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Ischemic Microvascular Failure in Severe Head Injury

  • S. Cotev
  • L. A. Eidelman
  • Y. G. Weiss

Abstract

It is becoming increasingly evident that cerebral dysfunction and outcome after severe (i.e., Glasgow Coma Scale — GCS ≤ 8) head injury (SHI) are related, as a rule, not only to the initial structural injury to the brain, but also to a variety of secondary pathophysiological mechanisms, the common denominator of which is ischemia. The ischemic insult apparently initiates several known (and probably many others yet unknown) metabolic/biochemical cascades that are often interacting, and may also, in themselves additionally contribute to the ischemic insult. Many pathways of the injurious pattern had been described and recently reviewed (1–3). Accordingly, reports of improved animal outcome have often appeared which were related to employment of various specific antagonists/competitors/inhibitors to either block, blunt or treat steps in these injurious pathways. The reports from the laboratories leave little doubt as to the relevance of these cascades to the clinical equivalent following SHI in man. Several recent reports have now come from studies in humans that tend to reinforce the evidence from the laboratory. The use of pharmacological agents to prevent, or treat the results of these cascades in humans must still be viewed as experimental at the time these lines are being written. It is not the intention of this presentation to review the extensive research that we and many others had published on the chain of very important events associated with the secondary ischemic injury following SHI.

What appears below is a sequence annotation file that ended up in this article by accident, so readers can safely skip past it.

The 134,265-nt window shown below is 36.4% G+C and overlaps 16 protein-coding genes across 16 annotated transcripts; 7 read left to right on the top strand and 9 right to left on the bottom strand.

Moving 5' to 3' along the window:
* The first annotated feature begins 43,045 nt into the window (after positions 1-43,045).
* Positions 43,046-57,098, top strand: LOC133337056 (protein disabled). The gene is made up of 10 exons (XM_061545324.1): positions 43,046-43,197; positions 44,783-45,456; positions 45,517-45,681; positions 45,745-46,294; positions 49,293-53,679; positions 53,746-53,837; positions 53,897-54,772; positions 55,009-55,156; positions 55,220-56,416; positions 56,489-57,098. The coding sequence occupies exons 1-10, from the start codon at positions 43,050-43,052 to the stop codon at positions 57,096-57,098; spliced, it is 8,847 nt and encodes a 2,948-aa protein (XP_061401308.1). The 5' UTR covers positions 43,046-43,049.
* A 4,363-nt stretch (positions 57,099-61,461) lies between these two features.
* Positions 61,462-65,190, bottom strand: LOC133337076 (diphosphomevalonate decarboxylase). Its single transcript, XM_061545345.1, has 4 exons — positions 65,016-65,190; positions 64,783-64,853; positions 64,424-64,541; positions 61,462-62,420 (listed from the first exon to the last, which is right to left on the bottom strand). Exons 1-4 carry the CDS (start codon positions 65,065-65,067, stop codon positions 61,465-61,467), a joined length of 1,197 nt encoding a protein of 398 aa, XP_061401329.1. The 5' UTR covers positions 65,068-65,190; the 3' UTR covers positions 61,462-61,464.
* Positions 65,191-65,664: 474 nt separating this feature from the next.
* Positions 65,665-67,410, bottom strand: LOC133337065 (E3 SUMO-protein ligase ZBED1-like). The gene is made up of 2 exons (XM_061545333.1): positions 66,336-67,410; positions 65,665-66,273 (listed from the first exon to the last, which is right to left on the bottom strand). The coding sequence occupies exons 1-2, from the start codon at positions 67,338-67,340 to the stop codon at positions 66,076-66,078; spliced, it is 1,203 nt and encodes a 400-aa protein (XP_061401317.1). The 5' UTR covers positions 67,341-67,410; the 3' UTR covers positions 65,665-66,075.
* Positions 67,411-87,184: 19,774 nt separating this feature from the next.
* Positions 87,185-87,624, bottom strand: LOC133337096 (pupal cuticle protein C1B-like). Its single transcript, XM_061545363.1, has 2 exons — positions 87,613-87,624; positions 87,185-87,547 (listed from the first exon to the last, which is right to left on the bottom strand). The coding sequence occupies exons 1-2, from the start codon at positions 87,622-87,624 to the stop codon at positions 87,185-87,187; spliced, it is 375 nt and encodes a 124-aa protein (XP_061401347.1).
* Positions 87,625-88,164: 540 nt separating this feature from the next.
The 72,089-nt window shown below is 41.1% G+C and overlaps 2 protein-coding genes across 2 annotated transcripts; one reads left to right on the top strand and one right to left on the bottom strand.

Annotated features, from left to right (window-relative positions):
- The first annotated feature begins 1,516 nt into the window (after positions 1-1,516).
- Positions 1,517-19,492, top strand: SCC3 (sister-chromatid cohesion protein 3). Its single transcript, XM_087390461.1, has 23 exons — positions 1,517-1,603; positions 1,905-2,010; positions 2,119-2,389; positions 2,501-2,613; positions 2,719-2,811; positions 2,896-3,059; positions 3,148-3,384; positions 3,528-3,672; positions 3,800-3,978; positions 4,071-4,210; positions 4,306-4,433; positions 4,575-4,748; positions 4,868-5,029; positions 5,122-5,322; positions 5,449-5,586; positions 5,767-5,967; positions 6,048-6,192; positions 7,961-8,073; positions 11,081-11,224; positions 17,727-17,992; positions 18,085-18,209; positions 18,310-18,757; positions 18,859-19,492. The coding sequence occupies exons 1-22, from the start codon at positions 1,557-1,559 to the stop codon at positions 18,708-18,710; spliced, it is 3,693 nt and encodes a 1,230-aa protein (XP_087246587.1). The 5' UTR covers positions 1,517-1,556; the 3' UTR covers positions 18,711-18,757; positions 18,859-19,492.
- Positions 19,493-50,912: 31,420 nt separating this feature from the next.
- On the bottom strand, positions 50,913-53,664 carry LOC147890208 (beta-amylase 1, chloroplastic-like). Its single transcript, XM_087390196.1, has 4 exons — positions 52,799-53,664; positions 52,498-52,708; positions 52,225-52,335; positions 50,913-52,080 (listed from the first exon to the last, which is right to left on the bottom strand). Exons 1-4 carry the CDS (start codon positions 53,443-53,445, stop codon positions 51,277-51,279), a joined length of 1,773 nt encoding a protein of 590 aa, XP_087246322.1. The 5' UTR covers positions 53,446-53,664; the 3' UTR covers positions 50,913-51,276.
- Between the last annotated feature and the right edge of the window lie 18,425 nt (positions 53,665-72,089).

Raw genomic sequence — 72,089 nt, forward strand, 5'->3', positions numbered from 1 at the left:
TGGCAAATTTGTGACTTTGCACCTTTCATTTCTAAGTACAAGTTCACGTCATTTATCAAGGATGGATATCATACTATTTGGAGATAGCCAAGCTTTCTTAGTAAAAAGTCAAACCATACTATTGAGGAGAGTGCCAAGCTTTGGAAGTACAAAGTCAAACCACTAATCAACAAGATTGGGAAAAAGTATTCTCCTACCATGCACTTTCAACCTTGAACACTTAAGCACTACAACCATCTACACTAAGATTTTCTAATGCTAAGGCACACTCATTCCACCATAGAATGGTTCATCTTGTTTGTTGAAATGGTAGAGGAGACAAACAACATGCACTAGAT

Keywords

Head Injury Cerebral Perfusion Pressure Severe Head Injury Jugular Venous Oxygen Saturation Acute Head Injury 
These keywords were added by machine and not by the authors. This process is experimental and the keywords may be updated as the learning algorithm improves.

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Copyright information

© Springer-Verlag Italia, Milano 1996

Authors and Affiliations

  • S. Cotev
  • L. A. Eidelman
  • Y. G. Weiss

There are no affiliations available

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